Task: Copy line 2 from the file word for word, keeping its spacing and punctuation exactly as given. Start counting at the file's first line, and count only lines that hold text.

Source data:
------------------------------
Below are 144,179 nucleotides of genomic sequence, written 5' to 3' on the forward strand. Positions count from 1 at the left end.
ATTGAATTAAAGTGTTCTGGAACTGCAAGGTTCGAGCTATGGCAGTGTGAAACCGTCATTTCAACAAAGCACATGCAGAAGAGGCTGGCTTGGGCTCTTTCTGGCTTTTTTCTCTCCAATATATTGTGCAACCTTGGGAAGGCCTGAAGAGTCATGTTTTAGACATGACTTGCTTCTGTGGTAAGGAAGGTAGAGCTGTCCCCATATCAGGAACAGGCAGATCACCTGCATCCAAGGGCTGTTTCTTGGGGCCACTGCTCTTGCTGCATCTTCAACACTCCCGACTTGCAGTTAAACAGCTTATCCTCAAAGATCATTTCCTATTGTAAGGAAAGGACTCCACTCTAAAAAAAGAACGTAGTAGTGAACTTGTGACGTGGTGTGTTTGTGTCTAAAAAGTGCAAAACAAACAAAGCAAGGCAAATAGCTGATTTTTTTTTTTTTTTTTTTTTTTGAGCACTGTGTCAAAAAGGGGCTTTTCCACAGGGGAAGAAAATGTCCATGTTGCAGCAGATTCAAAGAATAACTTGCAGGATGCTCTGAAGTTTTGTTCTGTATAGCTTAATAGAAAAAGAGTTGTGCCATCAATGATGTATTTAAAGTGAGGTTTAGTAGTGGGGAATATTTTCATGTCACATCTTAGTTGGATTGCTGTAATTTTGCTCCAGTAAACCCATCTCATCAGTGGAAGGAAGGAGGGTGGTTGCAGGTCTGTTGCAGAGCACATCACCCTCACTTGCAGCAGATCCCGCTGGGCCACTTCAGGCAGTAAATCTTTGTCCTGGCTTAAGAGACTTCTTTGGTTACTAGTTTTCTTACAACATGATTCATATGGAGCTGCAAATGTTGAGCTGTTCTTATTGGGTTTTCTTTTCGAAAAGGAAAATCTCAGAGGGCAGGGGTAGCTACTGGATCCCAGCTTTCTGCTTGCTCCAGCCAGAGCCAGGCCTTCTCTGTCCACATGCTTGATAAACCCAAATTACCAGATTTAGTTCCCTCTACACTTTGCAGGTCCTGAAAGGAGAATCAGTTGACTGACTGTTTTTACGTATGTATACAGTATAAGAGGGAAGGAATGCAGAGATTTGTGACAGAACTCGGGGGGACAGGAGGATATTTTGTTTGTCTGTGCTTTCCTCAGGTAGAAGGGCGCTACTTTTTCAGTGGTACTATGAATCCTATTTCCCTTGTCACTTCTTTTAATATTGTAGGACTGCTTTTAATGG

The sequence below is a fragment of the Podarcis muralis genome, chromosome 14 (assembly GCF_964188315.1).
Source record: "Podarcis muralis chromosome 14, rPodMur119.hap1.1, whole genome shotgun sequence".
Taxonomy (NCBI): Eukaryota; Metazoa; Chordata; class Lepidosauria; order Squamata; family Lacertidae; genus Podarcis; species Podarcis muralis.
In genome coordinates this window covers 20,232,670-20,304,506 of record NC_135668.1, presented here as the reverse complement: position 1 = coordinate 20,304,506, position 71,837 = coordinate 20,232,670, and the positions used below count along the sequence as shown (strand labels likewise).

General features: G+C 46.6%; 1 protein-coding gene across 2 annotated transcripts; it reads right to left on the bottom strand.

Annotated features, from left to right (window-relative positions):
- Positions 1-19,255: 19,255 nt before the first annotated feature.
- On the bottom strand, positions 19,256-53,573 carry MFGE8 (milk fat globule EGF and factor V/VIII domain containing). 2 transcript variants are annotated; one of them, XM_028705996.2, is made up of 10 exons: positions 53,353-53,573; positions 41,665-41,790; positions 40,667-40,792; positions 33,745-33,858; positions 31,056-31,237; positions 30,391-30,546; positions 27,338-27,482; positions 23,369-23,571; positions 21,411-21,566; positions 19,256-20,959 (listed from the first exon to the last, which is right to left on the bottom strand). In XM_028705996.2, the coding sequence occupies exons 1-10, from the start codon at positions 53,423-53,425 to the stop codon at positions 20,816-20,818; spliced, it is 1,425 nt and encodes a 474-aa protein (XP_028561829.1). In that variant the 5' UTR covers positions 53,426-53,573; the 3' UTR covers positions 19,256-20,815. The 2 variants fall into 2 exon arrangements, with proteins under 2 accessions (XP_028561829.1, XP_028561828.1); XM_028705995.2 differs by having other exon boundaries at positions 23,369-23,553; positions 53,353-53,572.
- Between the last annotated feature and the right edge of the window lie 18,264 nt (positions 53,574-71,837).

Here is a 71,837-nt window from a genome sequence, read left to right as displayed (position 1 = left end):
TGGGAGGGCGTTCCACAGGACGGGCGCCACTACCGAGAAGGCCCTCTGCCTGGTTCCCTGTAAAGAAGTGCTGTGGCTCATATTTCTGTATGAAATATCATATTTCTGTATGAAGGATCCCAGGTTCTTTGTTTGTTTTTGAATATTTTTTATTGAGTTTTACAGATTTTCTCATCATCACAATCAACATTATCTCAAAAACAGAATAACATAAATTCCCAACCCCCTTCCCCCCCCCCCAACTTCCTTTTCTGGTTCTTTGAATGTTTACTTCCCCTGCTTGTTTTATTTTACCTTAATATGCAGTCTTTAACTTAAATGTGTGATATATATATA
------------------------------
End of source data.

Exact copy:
ATTGAATTAAAGTGTTCTGGAACTGCAAGGTTCGAGCTATGGCAGTGTGAAACCGTCATTTCAACAAAGCACATGCAGAAGAGGCTGGCTTGGGCTCTTTCTGGCTTTTTTCTCTCCAATATATTGTGCAACCTTGGGAAGGCCTGAAGAGTCATGTTTTAGACATGACTTGCTTCTGTGGTAAGGAAGGTAGAGCTGTCCCCATATCAGGAACAGGCAGATCACCTGCATCCAAGGGCTGTTTCTTGGGGCCACTGCTCTTGCTGCATCTTCAACACTCCCGACTTGCAGTTAAACAGCTTATCCTCAAAGATCATTTCCTATTGTAAGGAAAGGACTCCACTCTAAAAAAAGAACGTAGTAGTGAACTTGTGACGTGGTGTGTTTGTGTCTAAAAAGTGCAAAACAAACAAAGCAAGGCAAATAGCTGATTTTTTTTTTTTTTTTTTTTTTTGAGCACTGTGTCAAAAAGGGGCTTTTCCACAGGGGAAGAAAATGTCCATGTTGCAGCAGATTCAAAGAATAACTTGCAGGATGCTCTGAAGTTTTGTTCTGTATAGCTTAATAGAAAAAGAGTTGTGCCATCAATGATGTATTTAAAGTGAGGTTTAGTAGTGGGGAATATTTTCATGTCACATCTTAGTTGGATTGCTGTAATTTTGCTCCAGTAAACCCATCTCATCAGTGGAAGGAAGGAGGGTGGTTGCAGGTCTGTTGCAGAGCACATCACCCTCACTTGCAGCAGATCCCGCTGGGCCACTTCAGGCAGTAAATCTTTGTCCTGGCTTAAGAGACTTCTTTGGTTACTAGTTTTCTTACAACATGATTCATATGGAGCTGCAAATGTTGAGCTGTTCTTATTGGGTTTTCTTTTCGAAAAGGAAAATCTCAGAGGGCAGGGGTAGCTACTGGATCCCAGCTTTCTGCTTGCTCCAGCCAGAGCCAGGCCTTCTCTGTCCACATGCTTGATAAACCCAAATTACCAGATTTAGTTCCCTCTACACTTTGCAGGTCCTGAAAGGAGAATCAGTTGACTGACTGTTTTTACGTATGTATACAGTATAAGAGGGAAGGAATGCAGAGATTTGTGACAGAACTCGGGGGGACAGGAGGATATTTTGTTTGTCTGTGCTTTCCTCAGGTAGAAGGGCGCTACTTTTTCAGTGGTACTATGAATCCTATTTCCCTTGTCACTTCTTTTAATATTGTAGGACTGCTTTTAATGG